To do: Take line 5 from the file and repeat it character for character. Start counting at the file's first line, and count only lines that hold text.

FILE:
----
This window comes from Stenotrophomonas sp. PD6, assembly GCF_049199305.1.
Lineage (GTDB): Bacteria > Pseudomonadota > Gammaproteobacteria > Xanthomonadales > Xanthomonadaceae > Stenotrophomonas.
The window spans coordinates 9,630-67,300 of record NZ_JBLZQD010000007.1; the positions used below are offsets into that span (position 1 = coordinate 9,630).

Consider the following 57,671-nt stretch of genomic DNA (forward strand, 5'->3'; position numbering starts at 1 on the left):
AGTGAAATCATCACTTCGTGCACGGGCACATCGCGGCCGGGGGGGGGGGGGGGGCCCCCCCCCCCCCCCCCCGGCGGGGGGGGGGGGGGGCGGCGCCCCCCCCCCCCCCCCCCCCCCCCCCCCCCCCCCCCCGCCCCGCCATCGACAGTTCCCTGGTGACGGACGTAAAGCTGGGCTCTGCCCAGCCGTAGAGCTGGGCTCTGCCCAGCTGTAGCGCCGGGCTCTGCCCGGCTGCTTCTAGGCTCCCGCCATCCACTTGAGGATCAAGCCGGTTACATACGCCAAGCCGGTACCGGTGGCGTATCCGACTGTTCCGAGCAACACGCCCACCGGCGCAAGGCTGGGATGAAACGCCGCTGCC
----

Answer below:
AGTGAAATCATCACTTCGTGCACGGGCACATCGCGGCCGGGGGGGGGGGGGGGGCCCCCCCCCCCCCCCCCCGGCGGGGGGGGGGGGGGGCGGCGCCCCCCCCCCCCCCCCCCCCCCCCCCCCCCCCCCCCCGCCCCGCCATCGACAGTTCCCTGGTGACGGACGTAAAGCTGGGCTCTGCCCAGCCGTAGAGCTGGGCTCTGCCCAGCTGTAGCGCCGGGCTCTGCCCGGCTGCTTCTAGGCTCCCGCCATCCACTTGAGGATCAAGCCGGTTACATACGCCAAGCCGGTACCGGTGGCGTATCCGACTGTTCCGAGCAACACGCCCACCGGCGCAAGGCTGGGATGAAACGCCGCTGCC